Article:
Does Christmas Turkey Make You Sleepy?


Christmas is nearly here so I thought I would address one of the most widely believed food myths, which is the idea that eating turkey can make you sleepy.

I find mostly, this is often used as an excuse to either not eat turkey, or a justification to take many naps during the day. While this myth is not true, there is some science to back up this belief.


Turkey contains Tryptophan-Β  Which is an essential amino acid which is used by the human body to build proteins and is needed for it to function properly and for good health.

Tryptophan I have found out that it is used in the process of making serotonin, which is a chemical, that is involved in the regulation of sleep patterns.

Tryptophan, in a purified form, will make you sleepy and has in the past been used in sleeping pills according to my research. However, it usually needs to be taken on an empty stomach, as different amino acids tend to compete for access to the brain.

If there are lots of different amino acids competing all at once, as they do after you eat meals, the amounts of Tryptophan reaching the right places wouldn’t be high enough to make you sleepy.

Just to take this further, many other foods contain Tryptophan, including most animal products like meats and cheese and even soy beans.

Beef contains more Tryptophan than turkey, but it is never blamed for sleepiness–probably because it is not associated with enormous holiday meals like turkey is.


Sleepiness Contributors
I find in general when a larger meal is eaten, it tends to make you sleepy regardless of what the meal contained. This is because digestive processes draw energy from other body functions, leaving you with an overall feeling of tiredness. Also, meals that are high in carbohydrates tend to increase an insulin surge, which can leave you feeling flat and tired after it passes.


Health Benefits of Turkey
Turkey is a very lean meat and the fats it does contain tend to be unsaturated, particularly if the skin is removed. It also provides a good amount of iron, B vitamins, zinc etc and of course more protein per ounce than chicken or beef. In fact, eating a small, high-protein meal, such as a salad with chopped turkey or a turkey sandwich is more likely to leave you alert and awake than a meal that is high in carbohydrates or sugars. Turkey is a “Super-Food” as it has superrrr healthy qualities.

While turkey does contain Tryptophan, it contains no more than other meats and less than some. Tryptophan, however, is not a factor that contributes to sleepiness after Christmas meal, Thanksgiving or any other time you eat it. Turkey is heart healthy and nutritionally dense, which makes it a good food to consider as a regular part of a healthy diet.


That’s it!
I hope you have found this myth debunk useful.
As always you’re more than welcome to leave a comment below, any questions same thing.
Until next time
Ciao πŸ™‚Β 


  1. Rob laurent December 11, 2015 at 12:10 pm

    Oh I wish that myth was true.

    1. 1didieci December 11, 2015 at 11:07 pm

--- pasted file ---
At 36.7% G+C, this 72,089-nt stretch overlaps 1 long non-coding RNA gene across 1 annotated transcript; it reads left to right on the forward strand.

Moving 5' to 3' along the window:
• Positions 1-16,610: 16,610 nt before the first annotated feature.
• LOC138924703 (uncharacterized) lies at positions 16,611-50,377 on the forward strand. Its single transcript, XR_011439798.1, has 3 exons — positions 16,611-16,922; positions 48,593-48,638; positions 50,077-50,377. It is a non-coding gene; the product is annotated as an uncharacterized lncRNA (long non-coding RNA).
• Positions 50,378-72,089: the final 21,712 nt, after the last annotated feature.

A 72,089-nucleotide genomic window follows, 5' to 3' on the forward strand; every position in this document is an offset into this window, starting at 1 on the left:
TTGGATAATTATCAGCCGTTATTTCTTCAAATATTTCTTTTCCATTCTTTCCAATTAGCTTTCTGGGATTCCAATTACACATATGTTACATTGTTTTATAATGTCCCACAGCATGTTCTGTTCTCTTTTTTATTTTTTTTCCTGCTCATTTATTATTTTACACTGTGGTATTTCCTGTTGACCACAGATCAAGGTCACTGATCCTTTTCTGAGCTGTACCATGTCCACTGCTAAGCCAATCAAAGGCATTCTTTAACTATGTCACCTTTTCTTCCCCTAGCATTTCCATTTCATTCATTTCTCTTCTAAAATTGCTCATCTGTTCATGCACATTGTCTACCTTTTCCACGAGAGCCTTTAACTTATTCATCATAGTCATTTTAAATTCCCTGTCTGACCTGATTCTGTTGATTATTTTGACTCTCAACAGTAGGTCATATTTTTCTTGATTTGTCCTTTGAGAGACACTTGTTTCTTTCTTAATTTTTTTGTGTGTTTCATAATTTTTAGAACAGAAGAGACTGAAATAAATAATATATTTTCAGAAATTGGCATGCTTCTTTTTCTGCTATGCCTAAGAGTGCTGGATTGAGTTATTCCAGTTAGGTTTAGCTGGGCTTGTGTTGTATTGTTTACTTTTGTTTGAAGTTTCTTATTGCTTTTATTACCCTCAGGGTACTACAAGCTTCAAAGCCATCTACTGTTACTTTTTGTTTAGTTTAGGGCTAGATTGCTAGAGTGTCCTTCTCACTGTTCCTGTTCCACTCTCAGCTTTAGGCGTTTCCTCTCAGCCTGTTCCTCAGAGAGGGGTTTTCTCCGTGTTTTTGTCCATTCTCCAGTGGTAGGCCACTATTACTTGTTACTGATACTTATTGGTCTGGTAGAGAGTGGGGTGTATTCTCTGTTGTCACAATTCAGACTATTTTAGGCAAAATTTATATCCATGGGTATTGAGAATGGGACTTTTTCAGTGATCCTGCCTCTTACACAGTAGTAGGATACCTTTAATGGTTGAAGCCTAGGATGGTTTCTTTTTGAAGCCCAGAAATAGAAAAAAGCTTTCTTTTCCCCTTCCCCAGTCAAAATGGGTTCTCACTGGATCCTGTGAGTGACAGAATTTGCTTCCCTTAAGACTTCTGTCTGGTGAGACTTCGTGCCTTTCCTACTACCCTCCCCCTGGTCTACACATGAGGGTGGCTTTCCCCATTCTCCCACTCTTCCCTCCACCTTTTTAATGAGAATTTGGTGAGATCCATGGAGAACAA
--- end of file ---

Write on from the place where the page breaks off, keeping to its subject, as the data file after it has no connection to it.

2. David Goldstein December 11, 2015 at 3:13 pm

    Thanks. I was looking for an article on this. If there were a large sample of persons who were studied who ate just turkey as opposed to a control group who had another diet, it might be interesting to see what affect that has on sleep.

  3. Alan Edward December 11, 2015 at 7:45 pm

    Must be the conversations that put me to sleep!

    1. 1didieci December 11, 2015 at 11:09 pm

      LOL maybe just don’t be blaming the turkey no more!

  4. Glen Peters December 11, 2015 at 8:17 pm

    I had the pleasure of enjoy a Thanks Giving Dinner just one time in my life, and it was a culturaly mixed one. I had a latin friend married to a n American and I was in a training program in NY. They invited me and I felt sleepy after dinner but I did not blame the turkey (or anithing else) but I rather thought it was the generous amount of wine we had to wash down all that food. DonΒ΄t you have spiritus drinks in Thanks Giving Day?

    1. 1didieci December 11, 2015 at 11:16 pm

      No I’m not American so I don’t celebrate it, but i would love to do so at some point.

  5. Jeff Williams December 13, 2015 at 3:30 pm

    Post meal drowsiness has always seemed to me to be related to a transfer of blood to the digestive tract. You only have so much blood so; it makes sense that other parts (think brain) would see less blood flow and shut down unnecessary functions.

    1. 1didieci December 14, 2015 at 1:50 pm

      Interesting Jeff Thanks for sharing.

  6. Elisa Montanez December 13, 2015 at 9:00 pm

    I have read this article and I am not impressed with this logic. I made a turkey (outside t-day) and every time I eat a sandwich or turkey salad, I have to lie down. I cant even force myself to stay awake. If I was driving I would have to pull over. I have proved this over and over. I am not talking just a 10 min nap. I am talking, feeling like I have taking an overdose of sleeping pills. Why, is this? Chicken don’t cause this. When I eat turkey I have to make sure I don’t need to be anywhere

    1. 1didieci December 14, 2015 at 1:54 pm

      Well no turk and drive for you then Elisa… thank you for telling us about your experience πŸ™‚


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